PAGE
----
Dec 07, 2012

My Favorite Christmas Stories, by Melissa LaSalle of WhatToReadToYourKids.com

I was recently introduced to Alexandria mom, Melissa LaSalle after enjoying her Blog What to Read To Your Kids. I like reading her great book picks for kids and her wonderful writing style. Melissa was kind enough to agree to do a blog post for me today for great Christmas books you may want to consider adding to your bookshelf. Enjoy the post and be sure to visit Melissa’s blog!

My Favorite Christmas Stories, by Melissa LaSalle

christmastime

Every year around this time, I’ll be mumbling to myself about how much I can’t wait to buy some newly published Christmas book (this year, it’s Alison Jay’s nostalgic Christmastime), and my husband will pipe in: “The last thing our kids need is more Christmas books! They only read them one month out of the year!” Fortunately, he’s only half serious, because even he can see the sheer joy on our children’s faces when we unpack the large box of Christmas books each year. (It also helps that the book he remembers most loving as a kid happens to be the scratch-and-sniff classic The Sweet Smell of Christmas.) For my children as much as for myself, re-discovering these books every year is like re-acquainting ourselves with old friends (welcome back, Santa Claus, The World’s Number One Toy Expert!). On several days last week, my kids actually forgot to request their 30 minutes of pre-dinner television, because they were buried under a mountain of Christmas hardcovers, my five year old preaching to his little sister, “This one is the greatest, you have to look at this one!” (referring, of course, to Merry Christmas, Curious George). For those of us who celebrate Christmas, these stories enrich the way we experience the season. Some offer just the encouragement our kids need to get in the spirit of giving (there’s no shortage of snuggling in our house when we read the irresistibly sweet Fletcher and the Snowflake Christmas or Shall I Knit You a Hat?). Other stories explore what it means to be on the receiving end of a gift (what happens if Santa takes your request seriously and gets you that live penguin, like in the hilarious My Penguin Osbert?). Christmas stories give our children a working vocabulary for the unusual experiences and conversations they’re bound to have this time of year (Alison Jay narrates the magic of The Nutcracker without the scariness, while The Jolly Christmas Postman plays with children’s curiosity about how mail gets to Santa). Just yesterday, aboard our local Santa Train, I looked on as a child asked Santa how he gets himself up the chimney when he’s finished filling the stockings. Santa responded with a quote from Clement Moore’s famous poem: “and laying his finger aside of his nose, and giving a nod, up the chimney he rose”—to which my five year old, his eyes wide with astonishment, blurted out “that’s what it says in my book!” (I am a bit of a freak about collecting editions of The Night Before Christmas; my favorite is the classic paperback I had as a child, still in print with illustrations by Douglas Gorsline, although those from Will Moses, Gyo Fujikawa, and Bruce Whatley are close contenders.) Finally, Christmas books help our children to believe. Whether it’s listening to The Christmas Magic, where Santa feels the much-anticipated tingling in his whiskers on Christmas Eve, or The Polar Express, where the reindeer’s bell still endures the next morning, these are the moments that inspire awe in our little ones. These moments are more enduring than any gift-wrapped present under the tree. When our children grow up and read Christmas books aloud to their own children, they’ll be instantly transported back to the wonderment of their childhoods. So, here’s my Christmas wish to you: may you fill your attic with Christmas books that you can enjoy as a family for many Decembers to come!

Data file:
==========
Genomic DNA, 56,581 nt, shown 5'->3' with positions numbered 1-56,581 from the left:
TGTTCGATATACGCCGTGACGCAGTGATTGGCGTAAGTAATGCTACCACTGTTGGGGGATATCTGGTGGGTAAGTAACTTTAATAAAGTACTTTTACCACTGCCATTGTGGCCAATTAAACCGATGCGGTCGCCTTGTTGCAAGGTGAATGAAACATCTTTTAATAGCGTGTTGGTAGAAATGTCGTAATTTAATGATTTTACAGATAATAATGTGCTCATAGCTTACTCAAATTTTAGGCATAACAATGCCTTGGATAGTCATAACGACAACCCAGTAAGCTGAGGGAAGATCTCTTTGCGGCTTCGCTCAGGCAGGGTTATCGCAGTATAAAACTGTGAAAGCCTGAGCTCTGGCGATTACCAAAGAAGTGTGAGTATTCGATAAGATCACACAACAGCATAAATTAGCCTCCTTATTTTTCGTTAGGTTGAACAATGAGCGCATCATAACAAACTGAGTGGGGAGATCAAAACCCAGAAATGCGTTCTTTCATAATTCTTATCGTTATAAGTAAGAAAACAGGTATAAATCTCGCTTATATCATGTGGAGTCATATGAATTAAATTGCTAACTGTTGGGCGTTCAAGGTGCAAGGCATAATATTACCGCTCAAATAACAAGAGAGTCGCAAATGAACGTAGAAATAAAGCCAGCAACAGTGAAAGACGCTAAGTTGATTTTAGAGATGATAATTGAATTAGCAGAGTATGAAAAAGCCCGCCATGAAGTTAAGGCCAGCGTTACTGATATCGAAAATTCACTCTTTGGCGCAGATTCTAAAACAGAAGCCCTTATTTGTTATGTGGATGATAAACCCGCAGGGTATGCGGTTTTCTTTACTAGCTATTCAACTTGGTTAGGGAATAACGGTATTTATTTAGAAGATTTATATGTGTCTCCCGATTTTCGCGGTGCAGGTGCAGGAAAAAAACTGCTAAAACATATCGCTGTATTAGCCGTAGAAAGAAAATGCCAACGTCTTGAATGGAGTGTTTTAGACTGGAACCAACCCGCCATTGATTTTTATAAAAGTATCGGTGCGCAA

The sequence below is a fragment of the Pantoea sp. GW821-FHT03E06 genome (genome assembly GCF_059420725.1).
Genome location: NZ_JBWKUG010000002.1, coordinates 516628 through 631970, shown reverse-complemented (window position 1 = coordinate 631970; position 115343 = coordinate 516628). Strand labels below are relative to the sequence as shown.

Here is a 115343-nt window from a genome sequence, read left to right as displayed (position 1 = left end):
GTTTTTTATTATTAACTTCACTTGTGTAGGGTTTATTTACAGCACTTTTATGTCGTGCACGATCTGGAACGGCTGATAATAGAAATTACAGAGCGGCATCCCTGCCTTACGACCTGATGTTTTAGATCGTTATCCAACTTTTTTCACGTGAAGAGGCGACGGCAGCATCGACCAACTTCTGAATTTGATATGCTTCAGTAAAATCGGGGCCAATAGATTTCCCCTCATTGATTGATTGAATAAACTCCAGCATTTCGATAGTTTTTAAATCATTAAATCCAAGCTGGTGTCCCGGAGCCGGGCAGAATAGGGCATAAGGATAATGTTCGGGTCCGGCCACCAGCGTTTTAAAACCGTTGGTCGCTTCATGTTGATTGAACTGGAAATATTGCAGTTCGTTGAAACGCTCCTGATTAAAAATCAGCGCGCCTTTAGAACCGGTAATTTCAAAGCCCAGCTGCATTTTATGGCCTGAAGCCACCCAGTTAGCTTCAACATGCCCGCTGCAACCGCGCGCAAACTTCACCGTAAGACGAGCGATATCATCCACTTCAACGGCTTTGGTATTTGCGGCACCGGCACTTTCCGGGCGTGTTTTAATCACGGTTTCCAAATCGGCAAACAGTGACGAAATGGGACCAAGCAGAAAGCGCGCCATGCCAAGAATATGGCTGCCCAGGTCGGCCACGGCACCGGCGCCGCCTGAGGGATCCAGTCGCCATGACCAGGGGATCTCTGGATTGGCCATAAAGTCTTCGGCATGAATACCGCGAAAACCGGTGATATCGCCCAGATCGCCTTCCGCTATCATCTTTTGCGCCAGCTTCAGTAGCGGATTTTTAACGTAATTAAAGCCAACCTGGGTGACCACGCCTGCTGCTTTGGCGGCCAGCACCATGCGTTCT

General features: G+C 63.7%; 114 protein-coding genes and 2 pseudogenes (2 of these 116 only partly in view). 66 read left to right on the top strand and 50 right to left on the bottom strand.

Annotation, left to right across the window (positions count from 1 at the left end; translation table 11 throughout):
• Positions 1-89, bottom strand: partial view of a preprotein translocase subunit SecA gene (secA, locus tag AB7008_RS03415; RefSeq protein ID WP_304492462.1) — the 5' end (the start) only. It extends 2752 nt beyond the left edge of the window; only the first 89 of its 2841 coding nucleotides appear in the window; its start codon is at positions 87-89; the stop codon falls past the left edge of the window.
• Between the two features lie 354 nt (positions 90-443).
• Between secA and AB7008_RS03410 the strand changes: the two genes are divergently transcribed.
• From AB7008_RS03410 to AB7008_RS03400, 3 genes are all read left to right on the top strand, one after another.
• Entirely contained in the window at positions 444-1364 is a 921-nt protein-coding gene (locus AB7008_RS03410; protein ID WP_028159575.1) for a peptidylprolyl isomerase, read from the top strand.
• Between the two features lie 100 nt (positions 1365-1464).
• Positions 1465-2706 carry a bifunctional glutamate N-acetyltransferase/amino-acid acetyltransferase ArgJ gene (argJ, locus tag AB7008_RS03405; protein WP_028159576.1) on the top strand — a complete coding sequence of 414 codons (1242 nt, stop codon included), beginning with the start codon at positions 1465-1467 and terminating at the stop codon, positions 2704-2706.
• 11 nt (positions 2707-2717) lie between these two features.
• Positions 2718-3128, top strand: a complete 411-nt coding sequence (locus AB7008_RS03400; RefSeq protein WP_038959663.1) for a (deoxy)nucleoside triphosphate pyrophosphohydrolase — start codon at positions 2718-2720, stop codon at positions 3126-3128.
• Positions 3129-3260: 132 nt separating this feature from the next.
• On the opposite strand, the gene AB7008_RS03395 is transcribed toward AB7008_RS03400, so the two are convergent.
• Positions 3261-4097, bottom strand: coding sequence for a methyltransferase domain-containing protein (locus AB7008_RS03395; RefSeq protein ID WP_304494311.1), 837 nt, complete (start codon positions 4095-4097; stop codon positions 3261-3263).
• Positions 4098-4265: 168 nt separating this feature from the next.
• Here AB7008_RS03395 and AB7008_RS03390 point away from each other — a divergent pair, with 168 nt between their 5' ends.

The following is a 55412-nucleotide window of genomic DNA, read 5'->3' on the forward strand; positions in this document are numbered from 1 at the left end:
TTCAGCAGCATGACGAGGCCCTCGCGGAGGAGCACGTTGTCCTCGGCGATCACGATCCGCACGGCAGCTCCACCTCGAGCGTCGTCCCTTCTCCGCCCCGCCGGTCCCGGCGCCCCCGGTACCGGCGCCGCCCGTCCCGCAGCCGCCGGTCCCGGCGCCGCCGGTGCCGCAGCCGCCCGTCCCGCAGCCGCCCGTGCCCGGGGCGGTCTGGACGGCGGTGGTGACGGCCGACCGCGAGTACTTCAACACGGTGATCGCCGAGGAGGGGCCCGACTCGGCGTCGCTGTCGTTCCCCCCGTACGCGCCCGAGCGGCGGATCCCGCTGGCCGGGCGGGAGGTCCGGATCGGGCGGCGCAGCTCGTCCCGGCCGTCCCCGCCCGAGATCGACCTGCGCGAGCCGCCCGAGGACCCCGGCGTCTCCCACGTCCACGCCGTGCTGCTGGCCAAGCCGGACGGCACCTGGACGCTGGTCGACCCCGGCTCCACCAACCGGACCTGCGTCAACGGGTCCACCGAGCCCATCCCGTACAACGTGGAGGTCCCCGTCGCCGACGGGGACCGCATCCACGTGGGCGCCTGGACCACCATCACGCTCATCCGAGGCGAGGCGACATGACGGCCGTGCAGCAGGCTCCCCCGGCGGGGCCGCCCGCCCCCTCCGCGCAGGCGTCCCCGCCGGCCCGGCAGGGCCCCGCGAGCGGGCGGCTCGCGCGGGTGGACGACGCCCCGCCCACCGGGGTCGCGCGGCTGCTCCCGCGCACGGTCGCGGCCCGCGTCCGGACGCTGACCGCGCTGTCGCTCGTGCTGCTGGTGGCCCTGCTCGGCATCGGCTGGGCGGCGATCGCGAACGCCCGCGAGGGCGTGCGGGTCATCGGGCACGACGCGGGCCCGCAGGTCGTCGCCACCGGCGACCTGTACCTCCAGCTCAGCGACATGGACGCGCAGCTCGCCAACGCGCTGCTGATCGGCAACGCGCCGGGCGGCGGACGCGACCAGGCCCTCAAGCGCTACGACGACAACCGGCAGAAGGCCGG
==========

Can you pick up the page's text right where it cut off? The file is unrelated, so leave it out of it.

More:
Favorite Christmas Books Mentioned Above (with recommended ages):

Christmastime, by Alison Jay (Ages 2-7)

51HWBT2WY1L._SL500_AA300_The Sweet Smell of Christmas, by Patricia Scarry (Ages 1-6)

Santa Claus, The World’s Number One Toy Expert, by Marla Frazee (Ages 4-8)

Merry Christmas, Curious George, by H.A. Rey (Ages 2-5)

Fletcher and the Snowflake Christmas, by Julia Rawlinson (Ages 3-6)

Shall I Knit You a Hat? by Kate Klise (Ages 3-7)

My Penguin Osbert, by Elizabeth Cody Kimmel (Ages 4-8)

The Nutcracker, by Alison Jay (Ages 4-8)

51auIUNSWXL._BO2,204,203,200_PIsitb-sticker-arrow-click,TopRight,35,-76_AA300_SH20_OU01_The Jolly Christmas Postman, by Allan Ahlberg (Ages 4-8)

The Night Before Christmas, by Clement Clarke Moore, illustrations by Douglas Gorsline (Ages 2-7)

The Night Before Christmas, by Clement Clarke Moore, illustrations by Will Moses (Ages 3-7)

The Night Before Christmas, by Clement Clarke Moore, illustrations by Gyo Fujikawa (Ages 2-5)

The Christmas Magic, by Lauren Thompson (Ages 4-8)

The Polar Express, by Chris Van Allsburg (Ages 7-12)

2 thoughts on “My Favorite Christmas Stories, by Melissa LaSalle of WhatToReadToYourKids.com

  1. Pingback: My Favorite Christmas Books « What to Read to Your Kids

  2. Pingback: What Was Santa Like as a Kid? (& My Favorite Christmas Books of 2013) | What to Read to Your Kids

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